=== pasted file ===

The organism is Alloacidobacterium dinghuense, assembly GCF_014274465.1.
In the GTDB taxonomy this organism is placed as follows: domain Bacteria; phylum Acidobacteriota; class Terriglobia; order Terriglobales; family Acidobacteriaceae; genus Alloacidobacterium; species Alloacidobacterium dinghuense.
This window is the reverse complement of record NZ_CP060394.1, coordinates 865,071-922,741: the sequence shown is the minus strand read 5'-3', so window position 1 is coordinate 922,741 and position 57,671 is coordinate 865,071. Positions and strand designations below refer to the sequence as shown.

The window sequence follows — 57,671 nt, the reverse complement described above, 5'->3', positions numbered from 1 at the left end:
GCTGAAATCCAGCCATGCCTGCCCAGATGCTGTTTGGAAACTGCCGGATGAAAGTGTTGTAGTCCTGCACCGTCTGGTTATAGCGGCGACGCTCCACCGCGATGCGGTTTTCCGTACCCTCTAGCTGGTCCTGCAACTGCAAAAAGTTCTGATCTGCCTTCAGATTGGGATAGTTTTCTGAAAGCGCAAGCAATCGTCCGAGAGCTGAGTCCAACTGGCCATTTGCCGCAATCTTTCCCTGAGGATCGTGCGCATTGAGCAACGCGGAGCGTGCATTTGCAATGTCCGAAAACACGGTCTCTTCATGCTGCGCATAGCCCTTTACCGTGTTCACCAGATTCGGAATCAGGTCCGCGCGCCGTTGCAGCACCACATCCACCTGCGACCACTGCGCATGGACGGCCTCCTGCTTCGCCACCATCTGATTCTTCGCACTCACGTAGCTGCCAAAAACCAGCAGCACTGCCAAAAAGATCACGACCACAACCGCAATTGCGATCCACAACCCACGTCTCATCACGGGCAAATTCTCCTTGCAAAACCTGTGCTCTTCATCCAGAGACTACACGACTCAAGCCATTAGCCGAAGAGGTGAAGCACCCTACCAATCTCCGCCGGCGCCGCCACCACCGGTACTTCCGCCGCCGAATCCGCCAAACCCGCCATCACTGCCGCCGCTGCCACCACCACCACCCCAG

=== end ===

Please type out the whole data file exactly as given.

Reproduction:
The organism is Alloacidobacterium dinghuense, assembly GCF_014274465.1.
In the GTDB taxonomy this organism is placed as follows: domain Bacteria; phylum Acidobacteriota; class Terriglobia; order Terriglobales; family Acidobacteriaceae; genus Alloacidobacterium; species Alloacidobacterium dinghuense.
This window is the reverse complement of record NZ_CP060394.1, coordinates 865,071-922,741: the sequence shown is the minus strand read 5'-3', so window position 1 is coordinate 922,741 and position 57,671 is coordinate 865,071. Positions and strand designations below refer to the sequence as shown.

The window sequence follows — 57,671 nt, the reverse complement described above, 5'->3', positions numbered from 1 at the left end:
GCTGAAATCCAGCCATGCCTGCCCAGATGCTGTTTGGAAACTGCCGGATGAAAGTGTTGTAGTCCTGCACCGTCTGGTTATAGCGGCGACGCTCCACCGCGATGCGGTTTTCCGTACCCTCTAGCTGGTCCTGCAACTGCAAAAAGTTCTGATCTGCCTTCAGATTGGGATAGTTTTCTGAAAGCGCAAGCAATCGTCCGAGAGCTGAGTCCAACTGGCCATTTGCCGCAATCTTTCCCTGAGGATCGTGCGCATTGAGCAACGCGGAGCGTGCATTTGCAATGTCCGAAAACACGGTCTCTTCATGCTGCGCATAGCCCTTTACCGTGTTCACCAGATTCGGAATCAGGTCCGCGCGCCGTTGCAGCACCACATCCACCTGCGACCACTGCGCATGGACGGCCTCCTGCTTCGCCACCATCTGATTCTTCGCACTCACGTAGCTGCCAAAAACCAGCAGCACTGCCAAAAAGATCACGACCACAACCGCAATTGCGATCCACAACCCACGTCTCATCACGGGCAAATTCTCCTTGCAAAACCTGTGCTCTTCATCCAGAGACTACACGACTCAAGCCATTAGCCGAAGAGGTGAAGCACCCTACCAATCTCCGCCGGCGCCGCCACCACCGGTACTTCCGCCGCCGAATCCGCCAAACCCGCCATCACTGCCGCCGCTGCCACCACCACCACCCCAG